President Obama and his allies see this as an effort to defend homosexuals from persecution. This is, in itself, a noble goal; no one should be brutalized or dehumanized in law or practice.
Writing in Breitbart.com, Donna Rachel Edmunds notes that “There are approximately four million Muslims currently living in Germany, three quarters of whom are Turks who arrived in the country in the 1960s and 70s under Germany’s ‘guest worker’ scheme. However, half of that group have failed to integrate, and the speed of the current influx poses similar problems for integrating the new wave of one million asylum seekers.”
“Freedom of religion, freedom of expression, and freedom of assembly are just three of the main rights secured by the (German) Basic Law,” (the host) tells viewers, with the Reichstag parliament building in the background.
The three fundamental rights are particularly sacred in Germany given that its history is scarred by the “horrors of dictatorship,” he continues. The Basic Law (Grundgesetz in German), (the host) says, was the foundation of the new democratic Germany established after World War Two.
The episode is filmed in Berlin’s government quarter where Deputy Finance Minister Jens Spahn, a member of Chancellor Angela Merkel’s conservative Christian Democrats, explains what freedom of expression looks like in Germany.
“Freedom of speech means everyone may say what they think. Freedom of the press means you may make jokes, even about religion,” Spahn says. “Even when jokes are made about the Koran, this must be tolerated.”
The German effort is impressive: gracious in tone, clear in explanation, surefooted in content. As America takes in immigrants and refugees from the world over, should we not have a similar and perhaps even mandatory program for them to watch in order to understand some of the core principles of our republic and the nature of freedom itself? Perhaps even an explanation that as the Declaration of Independence argues, our rights come from our Creator, not the state, whose duty it is to guard those rights?
How would the Left respond to such a thing—with accusations of indoctrination and ominous warnings about right-wing propagandization?
A Massachusetts state court has held that a Catholic school cannot decide whom to hire or fire based on the school’s religious beliefs regarding homosexual conduct and court-created same-sex marriage. While courts have for some time issued decisions which infringe more and more on private religious institutions’ autonomy, we are now seeing the rising tide of infringement of religious beliefs regarding same-sex conduct. Prepare for the deluge.
Predictably, the court flatly rejected the school’s claim to be able to hire based on its core religious beliefs. The Massachusetts employment statute at issue did contain a religious exemption, but the court read it narrowly, and held that Fontbonne Academy did not fall under the exemption. Thus, the school was bound by the statute’s provisions prohibiting discrimination on the basis of sexual orientation, which the court easily found to have been violated.
One portion of the opinion is particularly revealing. The court observed that the school did not require prospective employees to hold to Catholic beliefs except for some positions — the position at issue here not included. Yet the court acknowledged that the school asked the employee here if he could “buy into” being a “minister of the mission” of the school — which included promoting the school’s religious beliefs, as required of all employees. He said he could!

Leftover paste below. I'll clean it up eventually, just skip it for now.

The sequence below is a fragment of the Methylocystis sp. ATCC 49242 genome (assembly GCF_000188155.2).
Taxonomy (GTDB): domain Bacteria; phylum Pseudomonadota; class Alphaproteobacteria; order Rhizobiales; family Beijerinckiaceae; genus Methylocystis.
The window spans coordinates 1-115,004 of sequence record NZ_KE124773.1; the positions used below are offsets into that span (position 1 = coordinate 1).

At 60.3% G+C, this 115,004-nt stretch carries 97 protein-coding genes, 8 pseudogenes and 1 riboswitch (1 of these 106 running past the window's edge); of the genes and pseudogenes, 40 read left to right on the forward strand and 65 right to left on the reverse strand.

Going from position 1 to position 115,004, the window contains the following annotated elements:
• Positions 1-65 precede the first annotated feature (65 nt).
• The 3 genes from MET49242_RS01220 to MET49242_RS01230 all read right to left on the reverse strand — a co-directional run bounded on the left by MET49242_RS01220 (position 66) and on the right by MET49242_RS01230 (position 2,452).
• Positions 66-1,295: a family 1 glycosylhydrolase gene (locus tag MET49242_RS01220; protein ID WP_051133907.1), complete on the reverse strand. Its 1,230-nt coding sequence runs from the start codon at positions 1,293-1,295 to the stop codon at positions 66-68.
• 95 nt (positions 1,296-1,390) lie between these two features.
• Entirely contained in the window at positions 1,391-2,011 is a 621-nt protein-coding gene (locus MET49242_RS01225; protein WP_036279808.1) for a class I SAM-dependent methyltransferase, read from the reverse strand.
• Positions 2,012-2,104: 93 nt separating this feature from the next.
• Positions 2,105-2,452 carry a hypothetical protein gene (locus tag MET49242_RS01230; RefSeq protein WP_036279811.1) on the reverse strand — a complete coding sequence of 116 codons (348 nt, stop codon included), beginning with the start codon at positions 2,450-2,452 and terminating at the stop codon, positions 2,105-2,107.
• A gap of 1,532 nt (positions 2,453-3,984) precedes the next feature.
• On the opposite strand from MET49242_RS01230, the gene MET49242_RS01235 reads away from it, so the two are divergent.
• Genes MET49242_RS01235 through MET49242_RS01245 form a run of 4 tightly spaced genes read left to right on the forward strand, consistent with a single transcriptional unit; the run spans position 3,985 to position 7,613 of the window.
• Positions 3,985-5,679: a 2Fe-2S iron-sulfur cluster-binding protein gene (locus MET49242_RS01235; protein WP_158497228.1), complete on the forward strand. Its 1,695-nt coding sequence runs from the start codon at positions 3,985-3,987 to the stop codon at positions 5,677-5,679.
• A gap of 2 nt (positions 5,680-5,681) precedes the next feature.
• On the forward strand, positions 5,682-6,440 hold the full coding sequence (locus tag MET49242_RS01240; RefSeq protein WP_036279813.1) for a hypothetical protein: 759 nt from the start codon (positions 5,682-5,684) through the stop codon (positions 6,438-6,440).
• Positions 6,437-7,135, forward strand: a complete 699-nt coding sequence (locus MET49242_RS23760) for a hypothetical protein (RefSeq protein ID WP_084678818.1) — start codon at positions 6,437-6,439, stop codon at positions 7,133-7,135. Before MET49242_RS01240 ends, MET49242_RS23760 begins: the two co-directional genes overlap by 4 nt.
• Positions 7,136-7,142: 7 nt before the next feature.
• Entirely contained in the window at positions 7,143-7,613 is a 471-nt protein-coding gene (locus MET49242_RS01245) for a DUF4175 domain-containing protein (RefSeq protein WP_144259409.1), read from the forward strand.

Aside from brushing past this misrepresentation (the employee could not “buy into” a mission when his own life contradicted some of its core moral tenets), the court misses the point that the mission the employee was asked to promote, which includes the Christian teaching on marriage, and the understanding that homosexual conduct is wrong — is required of Catholic and other traditions within Christianity (and, indeed, other religions entirely). The court jumps through hoops to construe the statute in a way that avoids recognizing this is the exact type of religious mission that religious employment exemptions are meant to protect. The court similarly engaged in logical and legal contortions to dismiss the school’s other claims.
This decision is very problematic for religious liberty. Hopefully the school will appeal.
The great celebration of the birth of Christ is quickly approaching. In the spirit of the season, it seems appropriate to reflect on our humanness and what it all means. After all, God created us in His own image, as the Book of Genesis tells us. He then proceeded to come to us in the form of a newborn baby in Bethlehem. We can infer from this that being human is something incomparably unique and of the utmost importance in all of creation. What, then, is our purpose for existing? Much of this question can be deduced by what’s inherent in our very physicality, in the bodies that we’ve been given.
What seems most obvious is that we are not animals. We have fingers with soft, rounded tips, not claws. We have teeth with smoothed edges, not sharp-pointed fangs. Our delicate feet must be protected by artificial soles against the thorns and rocks of the ground, unlike hoofs or paws. Our bodies are swathed in sensitive, malleable skin, not a hardened shell or thick fur—we must wrap ourselves in manufactured protective layers against the elements. This inherent vulnerability in all of us makes it clear that we’re not meant to prey upon each other in a survival-of-the-fittest free-for-all as the animals do. So what are we meant for?
Let’s dig a little deeper. We’ve been given brains that are far more powerful than any computer, capable of both grounded logic and abstract reasoning. To express what we process there, we’ve been given a voice box unique among all living things, capable of articulating language at a level of sophistication and nuance that is unmatched. What is most immediately expressive, however, are our eyes, which convey emotions and feelings with such clarity and depth that by the observation of them alone, a window into the soul of another is opened.
Perhaps, then, we are made for the other, for love. Why? Because everything we think, say and do loses all meaning if there is not another to receive it, and our bodies are thus designed to give and receive in love. Our hands are for tender caresses and firm support; when we swing and hit with clenched fists, the result is fractured knuckles. Our voices are for strong proclamation and kind encouragement; when we shout angrily, our throats become hoarse. Furthermore, even the most intimate parts of us, our male and female sexual faculties, must be given and received in complementary mutual love to have any meaning. Indeed, even our most intimate prayers and longings of the heart are directed to another person—God the Son.